• Shawn-HShawn-H Solar Expert Posts: 107 ✭✭
    Ok thank you. I'll run them separately as I'm supposed to.
    100% Off-grid in the White Mountains of Arizona. 36 Kyocera 265w mounted on four DPW 9 module pole top mounts, midnite solar combiners, breakers, & lightning arresters, 1 midnight solar classic 150, & 3 classic 150 lights, 3 x 1574 AH GB Industries forklift batteries total of 4722 AH @24v. Feeding a Outback power systems FW500 with 2 x VFX 3624, with the x240. 2 Honda EU3000is gensets with the 240 combiner and control box running LP, and 1 Honda EU2000is Gas. 
    System #2 is a off grid water system @ 1590w (6 Kyocera 265's) on a 6 module DPW top of pole mount. Feeding a Granfas deep well pump and pump controller at 580 feet. 2 x 2800 gallon above ground poly storage tanks, and 1 x 1200 gallon underground  cistern and a Granfas 24v booster pump feeding a 90 gallon carbon fiber pressure tank.
    Vag woodstove for heat.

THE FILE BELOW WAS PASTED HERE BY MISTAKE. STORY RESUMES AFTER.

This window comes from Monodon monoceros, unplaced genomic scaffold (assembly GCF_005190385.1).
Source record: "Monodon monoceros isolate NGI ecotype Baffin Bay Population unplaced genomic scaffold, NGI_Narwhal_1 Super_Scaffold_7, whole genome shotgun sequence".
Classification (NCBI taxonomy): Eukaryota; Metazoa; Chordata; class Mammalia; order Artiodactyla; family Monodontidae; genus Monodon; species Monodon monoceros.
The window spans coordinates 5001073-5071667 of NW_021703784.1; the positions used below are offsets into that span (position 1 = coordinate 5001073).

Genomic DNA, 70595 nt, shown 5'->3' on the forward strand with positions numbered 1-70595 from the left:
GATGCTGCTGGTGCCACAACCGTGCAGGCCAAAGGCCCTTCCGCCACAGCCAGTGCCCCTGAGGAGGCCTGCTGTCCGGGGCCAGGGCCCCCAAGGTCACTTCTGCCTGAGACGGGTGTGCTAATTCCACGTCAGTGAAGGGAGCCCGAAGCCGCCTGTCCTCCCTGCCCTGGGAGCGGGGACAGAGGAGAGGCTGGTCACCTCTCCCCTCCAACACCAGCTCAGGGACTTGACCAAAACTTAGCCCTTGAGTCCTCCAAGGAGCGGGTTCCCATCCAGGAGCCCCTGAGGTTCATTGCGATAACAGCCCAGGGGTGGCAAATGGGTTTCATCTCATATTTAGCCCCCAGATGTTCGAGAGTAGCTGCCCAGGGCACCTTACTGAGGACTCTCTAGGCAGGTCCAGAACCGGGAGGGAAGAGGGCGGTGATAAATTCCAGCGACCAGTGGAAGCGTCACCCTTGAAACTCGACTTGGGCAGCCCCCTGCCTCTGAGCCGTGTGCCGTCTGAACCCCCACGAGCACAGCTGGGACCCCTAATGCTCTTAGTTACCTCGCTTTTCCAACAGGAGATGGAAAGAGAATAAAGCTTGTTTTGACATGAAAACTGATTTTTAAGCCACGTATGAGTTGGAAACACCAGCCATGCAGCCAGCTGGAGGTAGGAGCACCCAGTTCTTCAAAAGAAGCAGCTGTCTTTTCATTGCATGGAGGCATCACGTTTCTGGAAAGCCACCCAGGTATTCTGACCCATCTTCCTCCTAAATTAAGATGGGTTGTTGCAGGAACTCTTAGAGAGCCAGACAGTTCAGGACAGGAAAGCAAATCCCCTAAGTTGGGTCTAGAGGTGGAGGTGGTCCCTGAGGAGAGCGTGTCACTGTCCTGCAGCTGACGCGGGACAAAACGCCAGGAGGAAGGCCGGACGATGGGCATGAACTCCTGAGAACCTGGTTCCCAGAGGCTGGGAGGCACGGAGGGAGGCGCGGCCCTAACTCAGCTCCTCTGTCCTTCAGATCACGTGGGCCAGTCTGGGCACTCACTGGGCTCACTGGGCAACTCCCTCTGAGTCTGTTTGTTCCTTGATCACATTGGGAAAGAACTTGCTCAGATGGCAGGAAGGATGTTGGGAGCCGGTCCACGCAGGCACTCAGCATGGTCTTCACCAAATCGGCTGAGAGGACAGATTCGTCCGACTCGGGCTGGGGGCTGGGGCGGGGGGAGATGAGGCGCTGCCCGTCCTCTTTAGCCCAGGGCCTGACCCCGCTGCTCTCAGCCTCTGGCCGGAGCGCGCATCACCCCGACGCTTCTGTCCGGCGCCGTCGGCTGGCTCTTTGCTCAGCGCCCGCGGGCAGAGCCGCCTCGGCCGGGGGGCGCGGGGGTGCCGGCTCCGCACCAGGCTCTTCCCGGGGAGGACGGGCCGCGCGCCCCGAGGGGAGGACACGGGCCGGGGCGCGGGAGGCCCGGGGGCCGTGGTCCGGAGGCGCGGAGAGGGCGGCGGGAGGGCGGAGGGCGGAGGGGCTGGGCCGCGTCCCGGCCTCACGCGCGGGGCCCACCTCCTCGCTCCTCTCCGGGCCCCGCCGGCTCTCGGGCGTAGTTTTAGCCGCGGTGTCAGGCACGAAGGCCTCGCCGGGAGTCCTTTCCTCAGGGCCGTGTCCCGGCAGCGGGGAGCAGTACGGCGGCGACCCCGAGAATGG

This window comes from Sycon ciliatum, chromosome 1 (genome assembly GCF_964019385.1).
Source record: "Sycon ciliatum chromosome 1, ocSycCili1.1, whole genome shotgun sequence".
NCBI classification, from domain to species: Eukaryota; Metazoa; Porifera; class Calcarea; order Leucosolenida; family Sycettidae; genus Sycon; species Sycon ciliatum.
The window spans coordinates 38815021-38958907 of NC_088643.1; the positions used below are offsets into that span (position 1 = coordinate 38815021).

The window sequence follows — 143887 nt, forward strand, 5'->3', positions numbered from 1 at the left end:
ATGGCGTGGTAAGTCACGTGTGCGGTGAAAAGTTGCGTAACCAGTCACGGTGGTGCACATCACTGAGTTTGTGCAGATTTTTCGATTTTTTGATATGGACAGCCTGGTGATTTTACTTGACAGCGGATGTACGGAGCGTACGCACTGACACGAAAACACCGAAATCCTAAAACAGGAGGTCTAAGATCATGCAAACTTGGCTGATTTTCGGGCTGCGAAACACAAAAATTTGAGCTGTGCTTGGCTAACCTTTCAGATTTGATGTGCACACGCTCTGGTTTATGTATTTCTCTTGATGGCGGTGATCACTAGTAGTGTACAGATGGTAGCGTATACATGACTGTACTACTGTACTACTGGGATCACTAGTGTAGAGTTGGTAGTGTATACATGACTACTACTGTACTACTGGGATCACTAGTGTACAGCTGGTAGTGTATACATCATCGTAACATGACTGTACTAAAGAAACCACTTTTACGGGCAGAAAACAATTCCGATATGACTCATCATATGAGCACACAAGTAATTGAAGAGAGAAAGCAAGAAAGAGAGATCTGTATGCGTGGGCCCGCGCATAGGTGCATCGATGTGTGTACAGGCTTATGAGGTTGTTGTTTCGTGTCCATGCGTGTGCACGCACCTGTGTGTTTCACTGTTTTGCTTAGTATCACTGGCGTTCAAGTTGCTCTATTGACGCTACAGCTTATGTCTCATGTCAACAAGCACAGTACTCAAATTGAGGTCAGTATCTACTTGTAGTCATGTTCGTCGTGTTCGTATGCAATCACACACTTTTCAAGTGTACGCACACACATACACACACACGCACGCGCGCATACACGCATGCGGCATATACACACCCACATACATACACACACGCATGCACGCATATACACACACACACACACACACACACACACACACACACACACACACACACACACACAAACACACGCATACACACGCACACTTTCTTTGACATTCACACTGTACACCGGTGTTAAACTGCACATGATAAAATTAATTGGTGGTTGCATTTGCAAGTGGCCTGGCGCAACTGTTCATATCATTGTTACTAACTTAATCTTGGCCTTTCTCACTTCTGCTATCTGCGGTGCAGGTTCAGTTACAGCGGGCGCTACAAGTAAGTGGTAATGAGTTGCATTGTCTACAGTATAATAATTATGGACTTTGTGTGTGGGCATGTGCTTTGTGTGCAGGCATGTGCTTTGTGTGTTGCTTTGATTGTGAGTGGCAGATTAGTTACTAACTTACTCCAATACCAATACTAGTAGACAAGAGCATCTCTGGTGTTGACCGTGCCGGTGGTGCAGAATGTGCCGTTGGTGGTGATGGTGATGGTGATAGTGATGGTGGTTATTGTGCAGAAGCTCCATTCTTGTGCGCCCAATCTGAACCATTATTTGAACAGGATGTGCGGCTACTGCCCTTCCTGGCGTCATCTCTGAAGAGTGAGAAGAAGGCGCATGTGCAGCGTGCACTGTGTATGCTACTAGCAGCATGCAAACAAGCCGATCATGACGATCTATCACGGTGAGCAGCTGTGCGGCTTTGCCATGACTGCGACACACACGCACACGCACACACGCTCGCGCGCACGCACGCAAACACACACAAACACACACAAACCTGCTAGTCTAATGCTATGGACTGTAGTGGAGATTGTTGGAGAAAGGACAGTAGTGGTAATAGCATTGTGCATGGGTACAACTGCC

Follow our journey at
    https://www.facebook.com/ShawnpHarvey
  • t00lst00ls Solar Expert Posts: 234 ✭✭✭
    conduit ....raceway...2 different things

    conduit you cannot open , a raceway you can

    I was sure you could have both ac and dc in the same raceway......but not conduit

  • Ethan BrushEthan Brush Solar Expert Posts: 231 ✭✭
    t00ls said:
    conduit ....raceway...2 different things

    conduit you cannot open , a raceway you can

    I was sure you could have both ac and dc in the same raceway......but not conduit


    It has nothing to do with AC vs DC.  Here is the applicable code section:

    NEC 690.4(B) Conductors of different systems.  Photovoltaic source circuits and photovoltaic output circuits shall not be contained in the same raceway, cable tray, cable, outlet box, junction box, or similar fitting as feeders or branch circuits of other systems, unless the conductors of the different systems are separated by a partition or are connected together.
  • inetdoginetdog Solar Expert Posts: 3,123 ✭✭✭✭
    I see a lot of casual declarations about what the NEC says (which is OK as long as quoted correctly) as well as why it says that (much harder to justify since the Code Making Panels (CMPs) do not always document their motivations, just the resulting code.